Justice Kennedy sends mixed signals during argument on gay marriage

Today, as I mentioned here, the Supreme Court heard oral argument in Obergefell v. Hodges in which the issue is whether same-sex couples have a constitutional right to be deemed by the state “married” if that’s what they want. Lyle Denniston of Scotusblog filed this report on the argument. The Washington Post’s account is here.

The argument confirmed the impression that the decision will be 5-4, with Justice Kennedy casting the deciding vote, though it’s conceivable that Chief Justice Roberts’ vote might also be in play. It has been widely assumed that Kennedy will vote with his four liberal colleagues in favor of a constitutional right to same-sex marriage.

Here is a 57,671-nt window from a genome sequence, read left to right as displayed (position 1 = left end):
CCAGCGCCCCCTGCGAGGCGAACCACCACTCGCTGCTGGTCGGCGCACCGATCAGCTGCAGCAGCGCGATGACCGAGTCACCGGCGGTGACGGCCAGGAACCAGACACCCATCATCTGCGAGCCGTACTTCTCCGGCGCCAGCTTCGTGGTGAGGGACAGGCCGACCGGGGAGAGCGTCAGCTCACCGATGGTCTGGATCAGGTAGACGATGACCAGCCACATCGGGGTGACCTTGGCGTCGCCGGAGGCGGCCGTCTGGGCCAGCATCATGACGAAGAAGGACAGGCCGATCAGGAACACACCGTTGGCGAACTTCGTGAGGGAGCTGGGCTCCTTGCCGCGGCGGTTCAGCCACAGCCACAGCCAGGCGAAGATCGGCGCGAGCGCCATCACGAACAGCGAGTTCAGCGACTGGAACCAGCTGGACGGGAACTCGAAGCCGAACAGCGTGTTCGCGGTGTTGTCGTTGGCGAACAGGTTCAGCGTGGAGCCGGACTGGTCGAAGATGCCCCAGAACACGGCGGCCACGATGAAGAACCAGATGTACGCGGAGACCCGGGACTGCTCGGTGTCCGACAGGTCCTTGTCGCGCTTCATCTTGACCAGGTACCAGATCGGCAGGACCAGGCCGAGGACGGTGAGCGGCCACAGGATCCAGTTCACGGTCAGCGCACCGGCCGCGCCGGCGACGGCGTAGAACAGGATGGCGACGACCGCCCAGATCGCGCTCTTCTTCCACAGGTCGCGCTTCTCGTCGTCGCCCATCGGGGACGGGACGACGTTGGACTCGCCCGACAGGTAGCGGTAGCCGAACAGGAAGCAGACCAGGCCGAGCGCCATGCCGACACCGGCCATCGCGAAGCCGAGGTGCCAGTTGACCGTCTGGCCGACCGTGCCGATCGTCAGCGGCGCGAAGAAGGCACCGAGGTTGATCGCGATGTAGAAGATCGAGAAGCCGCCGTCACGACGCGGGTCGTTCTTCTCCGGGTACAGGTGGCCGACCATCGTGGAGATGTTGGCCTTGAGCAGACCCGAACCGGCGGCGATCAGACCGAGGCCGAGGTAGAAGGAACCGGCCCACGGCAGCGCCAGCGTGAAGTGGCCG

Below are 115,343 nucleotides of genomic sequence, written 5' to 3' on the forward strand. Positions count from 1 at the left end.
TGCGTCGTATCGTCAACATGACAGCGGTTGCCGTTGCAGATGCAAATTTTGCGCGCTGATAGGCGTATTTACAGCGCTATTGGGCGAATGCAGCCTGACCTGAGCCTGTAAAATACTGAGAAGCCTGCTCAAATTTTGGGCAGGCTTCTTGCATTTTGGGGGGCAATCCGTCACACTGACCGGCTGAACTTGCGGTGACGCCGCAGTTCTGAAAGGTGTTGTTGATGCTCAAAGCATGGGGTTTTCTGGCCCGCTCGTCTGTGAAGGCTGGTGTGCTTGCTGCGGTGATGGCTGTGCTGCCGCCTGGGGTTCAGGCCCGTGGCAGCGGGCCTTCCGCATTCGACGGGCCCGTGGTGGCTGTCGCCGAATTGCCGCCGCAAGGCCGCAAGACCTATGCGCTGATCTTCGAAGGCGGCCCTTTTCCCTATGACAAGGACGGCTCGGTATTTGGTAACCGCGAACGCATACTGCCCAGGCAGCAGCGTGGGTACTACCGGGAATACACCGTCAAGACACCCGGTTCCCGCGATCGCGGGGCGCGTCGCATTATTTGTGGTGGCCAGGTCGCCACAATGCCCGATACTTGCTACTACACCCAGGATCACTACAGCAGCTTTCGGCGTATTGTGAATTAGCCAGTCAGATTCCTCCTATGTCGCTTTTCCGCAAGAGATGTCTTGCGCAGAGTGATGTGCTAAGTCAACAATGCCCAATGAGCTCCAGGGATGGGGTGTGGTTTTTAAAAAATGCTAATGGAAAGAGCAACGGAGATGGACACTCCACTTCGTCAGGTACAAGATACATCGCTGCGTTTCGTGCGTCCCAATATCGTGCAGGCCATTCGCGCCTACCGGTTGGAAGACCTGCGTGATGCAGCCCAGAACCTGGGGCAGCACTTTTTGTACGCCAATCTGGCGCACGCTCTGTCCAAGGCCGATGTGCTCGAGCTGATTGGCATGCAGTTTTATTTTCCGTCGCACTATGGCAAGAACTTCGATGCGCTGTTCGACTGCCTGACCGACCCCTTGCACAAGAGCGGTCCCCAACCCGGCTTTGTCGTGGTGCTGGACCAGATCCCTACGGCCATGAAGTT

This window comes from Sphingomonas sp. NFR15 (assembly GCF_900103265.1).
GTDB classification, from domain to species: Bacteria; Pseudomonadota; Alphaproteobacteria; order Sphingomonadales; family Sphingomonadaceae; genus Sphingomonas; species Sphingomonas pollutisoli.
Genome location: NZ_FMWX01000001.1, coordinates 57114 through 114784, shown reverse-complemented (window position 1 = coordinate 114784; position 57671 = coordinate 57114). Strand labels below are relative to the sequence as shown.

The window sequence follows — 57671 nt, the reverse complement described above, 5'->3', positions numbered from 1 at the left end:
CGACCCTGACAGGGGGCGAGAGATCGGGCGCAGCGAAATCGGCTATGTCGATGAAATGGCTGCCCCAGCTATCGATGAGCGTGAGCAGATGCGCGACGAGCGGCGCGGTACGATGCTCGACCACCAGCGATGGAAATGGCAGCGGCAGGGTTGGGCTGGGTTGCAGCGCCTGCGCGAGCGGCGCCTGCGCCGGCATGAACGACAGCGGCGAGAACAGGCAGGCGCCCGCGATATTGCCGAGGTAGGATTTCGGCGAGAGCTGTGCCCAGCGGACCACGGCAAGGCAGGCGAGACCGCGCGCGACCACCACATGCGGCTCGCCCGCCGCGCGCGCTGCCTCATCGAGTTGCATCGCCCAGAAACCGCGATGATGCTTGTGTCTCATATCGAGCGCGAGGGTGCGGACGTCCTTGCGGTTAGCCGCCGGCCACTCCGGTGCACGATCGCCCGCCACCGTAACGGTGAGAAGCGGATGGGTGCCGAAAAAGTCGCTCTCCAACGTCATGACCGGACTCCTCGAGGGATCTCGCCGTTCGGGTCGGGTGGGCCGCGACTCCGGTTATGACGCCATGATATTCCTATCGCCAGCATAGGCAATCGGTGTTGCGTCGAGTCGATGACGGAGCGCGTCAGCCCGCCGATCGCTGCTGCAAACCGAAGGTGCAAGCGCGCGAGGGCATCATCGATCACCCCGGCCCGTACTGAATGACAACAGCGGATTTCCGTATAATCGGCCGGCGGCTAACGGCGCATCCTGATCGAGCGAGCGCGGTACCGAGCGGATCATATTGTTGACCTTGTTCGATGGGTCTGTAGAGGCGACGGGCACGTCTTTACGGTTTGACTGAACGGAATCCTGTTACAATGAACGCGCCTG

During the argument, some of Kennedy’s remarks indicated a reluctance to find such a right. Why, he asked, should nine unelected justices change the definition of marriage as only between a man and a woman when that concept has existed for “millennia?” Why, indeed.

But Kennedy also invoked terms like “dignity” and “ennoblement” when pushing the attorney defending state bans of same-sex marriage to defend their constitutionality.

Given a choice between writing an opinion upholding judicial modesty and an opinion that waxes poetic about dignity and ennoblement, my bet is that Kennedy will write the latter opinion.

The Supreme Court heard separate argument on the question of whether a state that doesn’t provide for gay marriage is required by the Fourteenth Amendment to recognize same-sex couples as married if they are married in states that provide for such marriage and then come to the holdout state. Denniston describes the argument of this issue as “somewhat bland and listless.” Perhaps this was because if, as seems likely, the Court finds a constitutional right to gay marriage, the question of “recognition” disappears.

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